Manure solutions at the county fair
Learn more about the best ways to plan, store, and create an emergency response plan for manure at the fair.
As you prepare for a fun-filled fair, there are many things to think about such as lining up a carnival company, scheduling auctioneers for the livestock and still-exhibit sales, arrival and departure time of animals, etc. You thought about manure, right? Well in case it wasn’t on your list, here is a little primer in manure safety and disposal at a fair. It is important to plan for the manure that will be produced, provide an environmentally sound area to store the manure, and have an emergency spill response in place should a manure spill occur.
A good place to start is with taking inventory by describing your fairgrounds and identifying:
- Historical management
- Available land base
- Number of animals at fair each year
It is also important to take inventory of where manure can be found:
- Wash racks
- Riding/show arenas
- Areas where animals are walked
Also, consider what potential environmental impacts may exist based on the location of manure storages by utilizing a site map to mark specific things such as wash racks, high traffic areas (both foot and vehicle), surface water, potential run-off from buildings and across pavement, along with the location of wells and property lines. The Manure Management for Fairs and Exhibitions – Planning factsheet has more detailed suggestions for planning considerations.
Manure storage varies from fair to fair. Some fairs have concrete bunkers while others use dumpsters or temporary stacking facilities. Locate the storage that is easily accessible from the animal’s location. Transfer of disease or infection between humans and animals known as Zoonosis, is important to consider when dealing with manure, especially when that manure has multiple species inputs.
Temporarily stockpiling manure is an option, but locations should be rotated, and previous locations should be reseeded to allow vegetation to absorb nutrients that have accumulated in the soil. Furthermore, it is important to consider neighboring properties (including potential residences) as well nearby surface water.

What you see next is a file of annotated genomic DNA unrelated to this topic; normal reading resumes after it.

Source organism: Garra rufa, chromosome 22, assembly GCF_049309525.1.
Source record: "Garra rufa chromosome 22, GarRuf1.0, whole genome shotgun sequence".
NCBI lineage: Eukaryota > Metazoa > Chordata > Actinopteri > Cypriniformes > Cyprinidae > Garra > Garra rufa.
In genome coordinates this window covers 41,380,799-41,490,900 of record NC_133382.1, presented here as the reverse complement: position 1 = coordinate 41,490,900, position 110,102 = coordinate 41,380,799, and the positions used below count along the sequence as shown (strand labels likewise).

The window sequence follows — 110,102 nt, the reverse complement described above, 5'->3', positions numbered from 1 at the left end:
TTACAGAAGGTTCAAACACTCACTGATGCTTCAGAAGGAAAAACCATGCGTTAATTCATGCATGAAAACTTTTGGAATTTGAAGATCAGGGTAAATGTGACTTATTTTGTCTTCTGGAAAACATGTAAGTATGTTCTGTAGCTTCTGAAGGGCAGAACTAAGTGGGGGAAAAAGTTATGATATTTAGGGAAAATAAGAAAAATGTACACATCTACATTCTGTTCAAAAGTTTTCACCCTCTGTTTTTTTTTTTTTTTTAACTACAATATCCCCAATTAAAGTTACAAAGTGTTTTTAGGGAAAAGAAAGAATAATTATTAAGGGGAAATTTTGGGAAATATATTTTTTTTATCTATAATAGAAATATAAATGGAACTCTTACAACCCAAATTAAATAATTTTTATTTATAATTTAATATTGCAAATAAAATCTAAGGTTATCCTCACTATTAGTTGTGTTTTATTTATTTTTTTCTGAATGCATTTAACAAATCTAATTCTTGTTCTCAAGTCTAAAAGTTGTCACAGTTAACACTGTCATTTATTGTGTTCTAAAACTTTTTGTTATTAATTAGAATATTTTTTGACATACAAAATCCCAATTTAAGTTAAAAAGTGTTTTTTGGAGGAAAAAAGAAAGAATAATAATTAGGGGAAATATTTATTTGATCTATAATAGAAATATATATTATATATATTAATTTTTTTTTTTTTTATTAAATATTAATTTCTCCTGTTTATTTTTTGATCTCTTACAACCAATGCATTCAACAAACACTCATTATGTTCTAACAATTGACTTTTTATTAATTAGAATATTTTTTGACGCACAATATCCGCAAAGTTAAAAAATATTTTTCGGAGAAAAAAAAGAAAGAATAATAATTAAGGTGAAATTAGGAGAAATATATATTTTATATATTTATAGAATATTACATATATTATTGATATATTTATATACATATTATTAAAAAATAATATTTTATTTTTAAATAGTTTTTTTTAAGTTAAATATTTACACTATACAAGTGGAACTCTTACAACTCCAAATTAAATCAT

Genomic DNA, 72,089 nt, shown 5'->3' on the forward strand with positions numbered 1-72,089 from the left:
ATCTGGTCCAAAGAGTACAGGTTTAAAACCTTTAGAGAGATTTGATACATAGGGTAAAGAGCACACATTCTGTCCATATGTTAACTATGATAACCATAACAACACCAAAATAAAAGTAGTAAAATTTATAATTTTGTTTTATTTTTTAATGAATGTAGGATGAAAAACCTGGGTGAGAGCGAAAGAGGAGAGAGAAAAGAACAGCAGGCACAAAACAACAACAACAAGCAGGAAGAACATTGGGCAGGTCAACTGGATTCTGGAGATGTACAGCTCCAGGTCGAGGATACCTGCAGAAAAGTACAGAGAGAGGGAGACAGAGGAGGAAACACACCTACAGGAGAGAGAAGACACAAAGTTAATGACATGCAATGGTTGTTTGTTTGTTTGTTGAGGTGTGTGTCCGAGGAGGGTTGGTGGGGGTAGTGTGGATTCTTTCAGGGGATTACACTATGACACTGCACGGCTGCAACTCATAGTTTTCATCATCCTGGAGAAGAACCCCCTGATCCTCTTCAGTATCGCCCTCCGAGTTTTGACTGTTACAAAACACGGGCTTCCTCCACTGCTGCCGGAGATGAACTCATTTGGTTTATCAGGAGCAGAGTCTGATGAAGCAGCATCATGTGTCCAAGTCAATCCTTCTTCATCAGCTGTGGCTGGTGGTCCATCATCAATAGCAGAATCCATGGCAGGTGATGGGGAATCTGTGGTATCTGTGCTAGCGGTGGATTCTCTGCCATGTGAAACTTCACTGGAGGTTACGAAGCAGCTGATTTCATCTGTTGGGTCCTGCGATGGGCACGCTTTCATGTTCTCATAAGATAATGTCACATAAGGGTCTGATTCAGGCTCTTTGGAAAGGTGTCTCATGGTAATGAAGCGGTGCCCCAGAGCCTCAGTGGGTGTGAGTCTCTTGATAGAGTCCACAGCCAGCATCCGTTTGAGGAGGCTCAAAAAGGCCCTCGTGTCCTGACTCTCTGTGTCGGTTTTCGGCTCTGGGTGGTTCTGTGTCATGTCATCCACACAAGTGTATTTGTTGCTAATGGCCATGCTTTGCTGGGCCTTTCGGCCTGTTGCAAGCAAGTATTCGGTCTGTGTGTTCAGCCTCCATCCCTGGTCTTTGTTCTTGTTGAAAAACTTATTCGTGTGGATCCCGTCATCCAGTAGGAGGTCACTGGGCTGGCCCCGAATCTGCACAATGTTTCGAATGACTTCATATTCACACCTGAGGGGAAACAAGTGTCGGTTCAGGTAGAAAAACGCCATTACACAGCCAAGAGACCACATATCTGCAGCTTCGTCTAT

Dumpsters can also be utilized if other storage options are lacking, so work with your waste disposal company to make sure manure is accepted at their landfill. Other recommendations can be referenced from the Manure Management for Fairs and Exhibitions – Storage factsheet.
For some fairs, the next step after storage may involve hauling, spreading, or composting. For more information on these topics, please reference the Manure Management for Fairs and Exhibitions – Hauling, Spreading, and Composting factsheet.
Emergency Spill Response
Although solid manure is not commonly involved in large spills, the fair should have an emergency spill response plan in place that considers human safety as well as environmental safety. It is important for you to review this plan especially if the fairgrounds are near surface water or the weather is rainy.
Prevention is the most important way to avoid a possible manure spill. Practice prevention techniques at these areas where manure spills are most likely to occur:
- Loading area: Keep the loading areas around storages and stalls as clean as possible.
- Local transport: Fill wheelbarrows and skid loaders only up to capacity where they will not be losing manure as they travel to the storage area. Any dropped manure should be immediately picked up and put in the storage.
- Have spill kits available in nearby barns, so they are convenient and people know where they are.
Additional tips can be found in the Manure Management for Fairs and Exhibitions – Emergency Spill Response factsheet. Be sure to visit the Michigan State University Extension website for other fair and exhibitions questions you may have.
Okay, now you are ready to manage manure appropriately before, during, and after the fair.